All municipalities in Norway, including Dønna, are responsible for primary education (through 10th grade), outpatient health services, senior citizen services, unemployment and other social services, zoning, economic development, and municipal roads. The municipality is governed by a municipal council of elected representatives, which in turn elect a mayor.[8] The municipality falls under the Alstahaug District Court and the Hålogaland Court of Appeal.

Municipal council[edit]

The municipal council (Kommunestyre) of Dønna is made up of 17 representatives that are elected to four year terms. The party breakdown of the council is as follows:

Dønna Kommunestyre 2020–2024 [9]  
Party Name (in Norwegian) Number of
representatives
 Labour Party (Arbeiderpartiet)5
 Conservative Party (Høyre)4
 Red Party (Rødt)3
 Centre Party (Senterpartiet)3
 Socialist Left Party (Sosialistisk Venstreparti)2
Total number of members:17
Dønna Kommunestyre 2016–2019 [10]  
Party Name (in Norwegian) Number of
representatives
 Labour Party (Arbeiderpartiet)6
 Progress Party (Fremskrittspartiet)1
 Conservative Party (Høyre)2
 Joint list of the Centre Party (Senterpartiet)
and the Coastal Party (Kystpartiet)
5
 Socialist Left Party (Sosialistisk Venstreparti)3
Total number of members:17
Dønna Kommunestyre 2012–2015 [11]  
Party Name (in Norwegian) Number of
representatives
 Labour Party (Arbeiderpartiet)6
 Progress Party (Fremskrittspartiet)2
 Conservative Party (Høyre)2
 Coastal Party (Kystpartiet)2
 Centre Party (Senterpartiet)2
 Socialist Left Party (Sosialistisk Venstreparti)3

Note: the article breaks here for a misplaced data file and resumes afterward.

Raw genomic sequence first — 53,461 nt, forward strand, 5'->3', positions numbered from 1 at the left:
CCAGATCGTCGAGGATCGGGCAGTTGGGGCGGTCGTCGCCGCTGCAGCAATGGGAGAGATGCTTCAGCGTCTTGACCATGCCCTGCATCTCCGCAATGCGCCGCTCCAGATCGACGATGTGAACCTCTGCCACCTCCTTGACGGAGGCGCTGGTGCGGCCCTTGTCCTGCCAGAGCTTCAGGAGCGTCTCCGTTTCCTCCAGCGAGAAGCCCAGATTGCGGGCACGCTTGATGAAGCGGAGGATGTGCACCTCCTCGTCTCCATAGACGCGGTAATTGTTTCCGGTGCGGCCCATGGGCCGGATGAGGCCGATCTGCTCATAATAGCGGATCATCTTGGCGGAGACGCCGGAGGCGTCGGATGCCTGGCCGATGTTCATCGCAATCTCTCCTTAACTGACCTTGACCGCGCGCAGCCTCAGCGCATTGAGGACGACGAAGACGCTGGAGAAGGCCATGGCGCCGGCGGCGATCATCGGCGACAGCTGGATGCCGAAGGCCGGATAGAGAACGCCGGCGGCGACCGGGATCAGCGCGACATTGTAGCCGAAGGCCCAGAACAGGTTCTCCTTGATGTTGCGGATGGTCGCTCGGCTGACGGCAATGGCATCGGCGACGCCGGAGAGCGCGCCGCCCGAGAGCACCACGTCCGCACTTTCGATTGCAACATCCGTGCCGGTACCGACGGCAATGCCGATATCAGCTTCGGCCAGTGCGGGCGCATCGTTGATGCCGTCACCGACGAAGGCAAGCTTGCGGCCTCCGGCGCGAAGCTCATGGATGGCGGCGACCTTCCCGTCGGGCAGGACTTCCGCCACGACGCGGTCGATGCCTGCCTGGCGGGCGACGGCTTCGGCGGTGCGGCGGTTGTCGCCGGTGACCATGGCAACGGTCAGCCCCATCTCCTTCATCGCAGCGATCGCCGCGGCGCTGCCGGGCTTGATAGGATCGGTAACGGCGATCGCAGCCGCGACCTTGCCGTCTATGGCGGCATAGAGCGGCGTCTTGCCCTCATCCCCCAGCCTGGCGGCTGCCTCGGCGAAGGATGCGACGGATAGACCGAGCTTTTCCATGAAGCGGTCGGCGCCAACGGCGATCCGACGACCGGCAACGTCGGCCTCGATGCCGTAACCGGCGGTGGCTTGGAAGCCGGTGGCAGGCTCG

Total number of members:17

Geography[edit]

Dønna is located in Outer Helgeland which also consists of the municipalities of Leirfjord, Alstahaug, and Herøy. The municipality is made up of a large archipelago consisting of islands, islets, and reefs. The three largest islands in the municipality are Dønna, Løkta, and Vandve. The Åsværet islands (and the Åsvær Lighthouse) lie in the western part of the municipality. The island municipality is situated at the mouth of the Ranfjorden.

View from Dønnesfjellet, Dønna. The strandflaten lowland in the foreground and several islands with unique mountain formations visible in the distance

Notable residents[edit]

References[edit]

  1. ^ "Navn på steder og personer: Innbyggjarnamn" (in Norwegian). Språkrådet.
  2. ^ "Forskrift om målvedtak i kommunar og fylkeskommunar" (in Norwegian). Lovdata.no.
  3. ^ Statistisk sentralbyrå (2018). "Table: 06913: Population 1 January and population changes during the calendar year (M)" (in Norwegian). Retrieved 2019-02-18.
  4. ^ Statistisk sentralbyrå. "09280: Area of land and fresh water (km²) (M)" (in Norwegian). Retrieved 2019-02-18.
  5. ^ Jukvam, Dag (1999). "Historisk oversikt over endringer i kommune- og fylkesinndelingen" (PDF) (in Norwegian). Statistisk sentralbyrå.
  6. ^ "Helgelands stedsnavn". Historisk tidsskrift (in Norwegian). Kristiania, Norge: Den Norske historiske forening: 70. 1871. Retrieved 2008-11-18.
  7. ^ "Civic heraldry of Norway - Norske Kommunevåpen". Heraldry of the World. Retrieved 2019-02-18.
  8. ^ Hansen, Tore, ed. (2016-05-12). "kommunestyre". Store norske leksikon (in Norwegian). Kunnskapsforlaget. Retrieved 2019-01-01.
  9. ^ "Tall for Norge: Kommunestyrevalg 2019 - Nordland". Valg Direktoratet. Retrieved 2019-10-27.
  10. ^ "Table: 04813: Members of the local councils, by party/electoral list at the Municipal Council election (M)" (in Norwegian). Statistics Norway.
  11. ^ "Tall for Norge: Kommunestyrevalg 2011 - Nordland". Valg Direktoratet. Retrieved 2019-10-27.

External links[edit]